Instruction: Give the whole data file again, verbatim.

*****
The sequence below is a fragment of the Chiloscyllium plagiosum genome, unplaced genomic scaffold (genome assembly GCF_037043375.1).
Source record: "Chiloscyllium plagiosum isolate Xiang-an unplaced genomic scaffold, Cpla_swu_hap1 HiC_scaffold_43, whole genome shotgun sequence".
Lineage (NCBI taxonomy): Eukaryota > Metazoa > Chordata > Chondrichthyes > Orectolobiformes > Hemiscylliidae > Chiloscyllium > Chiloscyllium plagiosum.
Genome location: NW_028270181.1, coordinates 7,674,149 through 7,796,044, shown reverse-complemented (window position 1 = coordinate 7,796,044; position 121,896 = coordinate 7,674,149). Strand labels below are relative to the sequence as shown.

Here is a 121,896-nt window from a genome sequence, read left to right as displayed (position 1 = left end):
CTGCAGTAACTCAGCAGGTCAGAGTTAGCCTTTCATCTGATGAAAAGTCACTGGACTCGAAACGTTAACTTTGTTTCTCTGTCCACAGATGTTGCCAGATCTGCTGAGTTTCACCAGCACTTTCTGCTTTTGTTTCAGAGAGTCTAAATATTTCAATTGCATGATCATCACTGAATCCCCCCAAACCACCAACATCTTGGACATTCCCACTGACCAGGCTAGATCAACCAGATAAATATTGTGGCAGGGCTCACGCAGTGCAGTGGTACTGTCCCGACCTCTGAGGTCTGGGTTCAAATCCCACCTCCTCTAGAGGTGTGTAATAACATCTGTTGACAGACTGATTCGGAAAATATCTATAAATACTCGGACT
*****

The sequence below is a fragment of the Chiloscyllium plagiosum genome, unplaced genomic scaffold (genome assembly GCF_037043375.1).
Source record: "Chiloscyllium plagiosum isolate Xiang-an unplaced genomic scaffold, Cpla_swu_hap1 HiC_scaffold_43, whole genome shotgun sequence".
Lineage (NCBI taxonomy): Eukaryota > Metazoa > Chordata > Chondrichthyes > Orectolobiformes > Hemiscylliidae > Chiloscyllium > Chiloscyllium plagiosum.
Genome location: NW_028270181.1, coordinates 7,674,149 through 7,796,044, shown reverse-complemented (window position 1 = coordinate 7,796,044; position 121,896 = coordinate 7,674,149). Strand labels below are relative to the sequence as shown.

Here is a 121,896-nt window from a genome sequence, read left to right as displayed (position 1 = left end):
CTGCAGTAACTCAGCAGGTCAGAGTTAGCCTTTCATCTGATGAAAAGTCACTGGACTCGAAACGTTAACTTTGTTTCTCTGTCCACAGATGTTGCCAGATCTGCTGAGTTTCACCAGCACTTTCTGCTTTTGTTTCAGAGAGTCTAAATATTTCAATTGCATGATCATCACTGAATCCCCCCAAACCACCAACATCTTGGACATTCCCACTGACCAGGCTAGATCAACCAGATAAATATTGTGGCAGGGCTCACGCAGTGCAGTGGTACTGTCCCGACCTCTGAGGTCTGGGTTCAAATCCCACCTCCTCTAGAGGTGTGTAATAACATCTGTTGACAGACTGATTCGGAAAATATCTATAAATACTCGGACT